The balancing act of cutting fees and meeting regulation

7 December 2023
| By Laura Dew |
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Super funds have shared the pressure they feel under to simultaneously cut fees for members and meet regulatory requirements.

Last week, APRA shared how the regulator still feel there are ways that fees can be reduced particularly for those trustee-directed products (TDPs), many of which failed their inaugural annual performance test in August.

However, the regulator is simultaneously encouraging a range of measures such as extended data collection, meeting the Retirement Income Covenant aims, meeting the annual performance, and considering potential mergers for scale benefits. 

Speaking at the ASFA annual conference in Adelaide, Pauline Vamos, non-executive director at Mercer, and Geoff Lowe, chair of Spirit Super, discussed this regulatory pressure.

“Last quarter there were 48 pieces of regulation either passed, announced or introduced, a whole raft of regulation that impacts our industry and the fund in some way. I would call on funds to drill down on the data on the past and ongoing cost of this regulatory change, the management time, the indirect, and direct costs,” Vamos said.

“We’ve got to help the government, the regulator and help ourselves with some benchmarks on whether it is costing too much. We need to get a handle on this as funds and as an industry as there is enormous pressure on us to reduce fees and it’s a challenge we all face.”

Lowe added: “There is a huge cost and impact on operational costs, which has to be paid for via member fees. This gets into the question of scale and small funds will continue to struggle with that increased cost burden, but there is no choice in this and we just have to do it.”

For some measures, Lowe said they were likely to lead to increased costs for members rather than reduced ones. This is at the same time as APRA is pushing for funds to reduce their costs for members

“We have to deal with it, if it leads to increased fees then that’s regrettable, but the pressure is there,” Lowe said.

The pair also discussed the increased volume of complaints super funds are receiving with data from ASFA showing complaints about superannuation increased by 31 per cent during the 2022–23 financial year. There was also a 135 per cent rise in complaints specifically about delays in complaint handling by super funds.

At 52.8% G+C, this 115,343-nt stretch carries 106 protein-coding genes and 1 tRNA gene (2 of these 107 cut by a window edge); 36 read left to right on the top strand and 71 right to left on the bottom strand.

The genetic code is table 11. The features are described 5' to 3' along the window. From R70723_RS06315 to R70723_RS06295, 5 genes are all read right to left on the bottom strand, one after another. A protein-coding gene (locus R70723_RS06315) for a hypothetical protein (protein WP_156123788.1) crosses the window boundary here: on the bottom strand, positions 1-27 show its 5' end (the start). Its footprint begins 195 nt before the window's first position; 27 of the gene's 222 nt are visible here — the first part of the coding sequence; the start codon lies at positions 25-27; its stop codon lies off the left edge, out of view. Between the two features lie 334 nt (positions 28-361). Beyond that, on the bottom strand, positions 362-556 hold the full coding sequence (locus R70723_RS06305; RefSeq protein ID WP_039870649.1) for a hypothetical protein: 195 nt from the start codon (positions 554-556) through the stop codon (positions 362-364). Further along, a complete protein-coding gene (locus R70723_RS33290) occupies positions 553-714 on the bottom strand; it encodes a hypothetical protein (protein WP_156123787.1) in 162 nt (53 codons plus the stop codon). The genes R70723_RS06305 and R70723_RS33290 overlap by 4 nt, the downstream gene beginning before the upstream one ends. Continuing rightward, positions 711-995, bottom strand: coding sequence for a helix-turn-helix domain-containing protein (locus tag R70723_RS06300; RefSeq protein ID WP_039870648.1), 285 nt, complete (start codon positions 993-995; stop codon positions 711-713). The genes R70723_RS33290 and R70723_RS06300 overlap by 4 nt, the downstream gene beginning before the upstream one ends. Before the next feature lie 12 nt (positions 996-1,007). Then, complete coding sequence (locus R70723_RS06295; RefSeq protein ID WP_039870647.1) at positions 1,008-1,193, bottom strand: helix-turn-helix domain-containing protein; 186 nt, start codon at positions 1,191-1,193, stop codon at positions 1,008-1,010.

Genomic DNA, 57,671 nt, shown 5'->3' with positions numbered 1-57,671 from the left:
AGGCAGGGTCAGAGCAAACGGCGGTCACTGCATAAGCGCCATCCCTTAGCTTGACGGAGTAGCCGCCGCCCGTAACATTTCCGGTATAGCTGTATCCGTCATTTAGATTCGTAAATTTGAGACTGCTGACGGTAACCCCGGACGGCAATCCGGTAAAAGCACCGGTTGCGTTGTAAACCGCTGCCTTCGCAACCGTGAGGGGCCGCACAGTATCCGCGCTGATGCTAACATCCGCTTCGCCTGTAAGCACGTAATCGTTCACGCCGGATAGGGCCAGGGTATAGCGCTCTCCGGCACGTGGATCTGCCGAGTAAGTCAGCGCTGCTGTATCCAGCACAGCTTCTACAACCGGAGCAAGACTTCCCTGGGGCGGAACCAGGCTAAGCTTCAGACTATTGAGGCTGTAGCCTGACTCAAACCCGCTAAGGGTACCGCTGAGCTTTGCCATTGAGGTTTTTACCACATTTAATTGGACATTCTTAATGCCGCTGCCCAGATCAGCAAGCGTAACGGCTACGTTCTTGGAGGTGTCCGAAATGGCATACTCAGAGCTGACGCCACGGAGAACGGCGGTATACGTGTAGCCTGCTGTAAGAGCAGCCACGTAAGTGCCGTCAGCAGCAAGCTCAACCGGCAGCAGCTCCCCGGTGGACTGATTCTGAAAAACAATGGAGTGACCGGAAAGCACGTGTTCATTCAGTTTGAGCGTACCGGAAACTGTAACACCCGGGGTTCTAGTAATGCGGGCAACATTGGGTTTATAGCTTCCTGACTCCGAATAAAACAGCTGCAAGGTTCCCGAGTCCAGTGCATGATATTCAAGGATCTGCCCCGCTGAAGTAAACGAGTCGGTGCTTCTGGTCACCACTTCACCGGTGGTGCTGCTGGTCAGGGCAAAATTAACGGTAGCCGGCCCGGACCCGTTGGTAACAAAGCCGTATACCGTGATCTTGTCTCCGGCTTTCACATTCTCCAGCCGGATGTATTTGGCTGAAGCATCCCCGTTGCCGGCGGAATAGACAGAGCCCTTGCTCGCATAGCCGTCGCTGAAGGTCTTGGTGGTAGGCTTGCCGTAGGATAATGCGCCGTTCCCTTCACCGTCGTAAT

“The foundational structure is resources, it’s hard to get them on the ground and training is another struggle funds face so the whole environment is challenged and fraught and it puts pressure on the team,” Lowe said.

Vamos said: “When you look at where our complaints are coming from, it’s from insurance and TPD benefits and those are very complex. Just finding out who should be the beneficiaries can take a very long time, they are extremely difficult. There’s still an element of moral hazard because fraud has always been a part of TPD and it has got a lot more sophisticated.”

Drilling further down into insurance, Lowe singled out complaints regarding insurance for mental health difficulties that had particularly spiked with the COVID-19 pandemic and related lockdowns and job losses.

“The claims landscape has changed significantly in the last few years and one factor is the psychosocial, the mental health claims, which are extremely difficult to assess and not an easy landscape to work in,” Lowe said.

“I feel for those who work in it and those who are genuinely suffering in a mental health sense, but this is a new field and a lot of learning is going on. The whole world has its L-plates on regarding where this is going and COVID-19 didn’t make any of it any easier.”

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